Thursday, September 11, 2003
Linemen learn they will receive little praise when a quarterback completes a 40-yard pass or when a running back tallies more than 100 yards in a game.
Defensive linemen often shoulder the blame when they fail to put pressure on the opposition's quarterback or when they allow an opposing team's running backs chunks of yardage up the middle.
Linemen have the thankless job in football, be it in high school, college or the NFL. But Steamboat Springs coach Mark Drake said the solid play of the Sailors' relatively inexperienced offensive and defensive lines is a major reason Steamboat is off to an impressive 2-0 start this year.
Senior Michael Herbert is the lone returning starter from last year's offensive line. This year, he has been joined up front by senior Taylor Leary, juniors Chris Baumann and Kevin Dombey, and sophomore Vince Grippa.
Senior Kris Gayer and junior Wayne Buelter contribute on Steamboat's defensive line, where Baumann and Herbert also made significant contributions in 2002.
Much is made of quarterbacks developing a timing with their receivers and running backs on passing routes and handoffs, but the offensive and defensive lines function as a unit, relying on each player to execute his specific assignment for the play to succeed, particularly on offense.
One missed block is the difference between a sack and an 8-yard gain or a 25-yard pass completion.
Heading into a 7 p.m. game today at Berthoud, the Sailors have amassed a combined 811 yards in two games, scoring a combined 91 points. Names such as David May, Lonny Radford and Brad Bonner show up in the statistics, but the line is at the heart of Steamboat's explosive offense.
"That's one thing I think we really need to focus on," Drake said. "For those kids to come around and do what they are doing ... I hope we can continue getting better and better. We are still young and inexperienced."
While the Sailors' early season mark isn't necessarily a surprise, the lopsidedness of the victories was unexpected. Mixing the run with the pass, Steamboat kept Sierra's and Eagle Valley's defenses off balance, while the Sailors' defense prevented the Stallions and Devils from repeated scoring drives and countless big plays.
"Part of it is great chemistry with the players and coaches and the players just stepping up," Drake said of the early season wins. "It's amazing what you can accomplish when no one cares who gets the credit."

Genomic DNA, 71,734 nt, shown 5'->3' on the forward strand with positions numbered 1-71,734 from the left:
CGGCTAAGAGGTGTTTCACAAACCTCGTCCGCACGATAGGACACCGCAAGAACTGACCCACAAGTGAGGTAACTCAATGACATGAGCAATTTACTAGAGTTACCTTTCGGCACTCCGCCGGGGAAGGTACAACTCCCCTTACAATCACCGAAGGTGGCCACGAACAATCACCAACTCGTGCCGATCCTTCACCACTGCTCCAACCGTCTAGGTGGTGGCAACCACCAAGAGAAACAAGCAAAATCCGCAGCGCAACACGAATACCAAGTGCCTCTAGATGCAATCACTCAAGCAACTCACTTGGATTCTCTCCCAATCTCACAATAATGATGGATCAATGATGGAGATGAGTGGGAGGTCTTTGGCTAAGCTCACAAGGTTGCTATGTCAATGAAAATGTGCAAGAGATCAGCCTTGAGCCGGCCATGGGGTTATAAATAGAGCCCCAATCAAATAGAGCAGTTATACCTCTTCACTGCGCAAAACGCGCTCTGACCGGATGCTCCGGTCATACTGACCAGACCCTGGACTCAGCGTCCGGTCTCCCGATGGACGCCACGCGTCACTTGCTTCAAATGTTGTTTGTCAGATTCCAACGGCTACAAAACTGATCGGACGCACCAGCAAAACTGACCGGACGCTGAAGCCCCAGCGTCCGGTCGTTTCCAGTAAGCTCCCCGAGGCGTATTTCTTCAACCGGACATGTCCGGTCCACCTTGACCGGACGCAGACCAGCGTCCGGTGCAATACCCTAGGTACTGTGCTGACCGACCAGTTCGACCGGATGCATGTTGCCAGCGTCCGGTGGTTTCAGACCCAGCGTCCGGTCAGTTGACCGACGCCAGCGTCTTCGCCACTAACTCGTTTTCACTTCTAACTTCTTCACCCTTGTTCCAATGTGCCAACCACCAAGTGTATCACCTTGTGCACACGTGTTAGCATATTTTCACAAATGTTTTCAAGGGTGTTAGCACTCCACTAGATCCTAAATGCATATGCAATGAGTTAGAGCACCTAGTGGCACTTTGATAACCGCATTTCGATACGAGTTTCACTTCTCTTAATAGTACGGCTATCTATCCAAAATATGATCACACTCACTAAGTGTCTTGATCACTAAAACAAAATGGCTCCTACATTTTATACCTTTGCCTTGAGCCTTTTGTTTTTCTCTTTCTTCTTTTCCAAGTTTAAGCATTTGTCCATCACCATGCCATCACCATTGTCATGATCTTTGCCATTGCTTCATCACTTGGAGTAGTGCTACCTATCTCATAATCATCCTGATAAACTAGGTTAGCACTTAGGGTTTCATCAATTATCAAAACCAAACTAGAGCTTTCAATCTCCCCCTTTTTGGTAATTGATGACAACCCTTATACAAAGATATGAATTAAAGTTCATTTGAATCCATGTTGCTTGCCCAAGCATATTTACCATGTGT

Tonight's game (1-1) marks Steamboat's final nonleague chance to bring everything together before opening the league season Sept. 19 against Montezuma-Cortez.
Drake said he's looking for consistency on offense, defense and special teams. While it's easy to look at a scoreboard and see 56 points -- as the Steamboat (2-0) players did against Eagle Valley on Sept. 5 -- there are many areas where the Sailors can improve.
Drake said he's spent the week emphasizing the positives Steamboat has accomplished thus far, but with the reinforcement of game film, he has been able to point out areas where improvements need to be made, such as sustaining blocks, running crisper passing routes and winning the leverage game on the lines.
Also on Drake's to-do list is reminding his Steamboat team to expect a different Berthoud team than the one the Sailors routed 49-6 last season.
The Spartans return seven starters on each side of the ball, in addition to receiving a roster boost by adding a number of junior varsity players who went undefeated last season.
After going 1-9 last season, Berthoud is already 1-1. The 7-0 defeat came at the hands of Eaton, the defending Class 2A state champs. Berthoud rebounded by defeating Mesa Ridge, 26-14. Last season, the Spartans lost to both schools.
"After talking to coaches, it seems as if Berthoud is a much better ball club," Drake said. "They seem physical and don't seem to have one go-to guy."
And as the Sailors know first-hand, being balanced and tough goes a long way toward succeeding.
-- To reach Melinda Mawdsley call 871-4208
or e-mail mmawdsley @steamboatpilot.com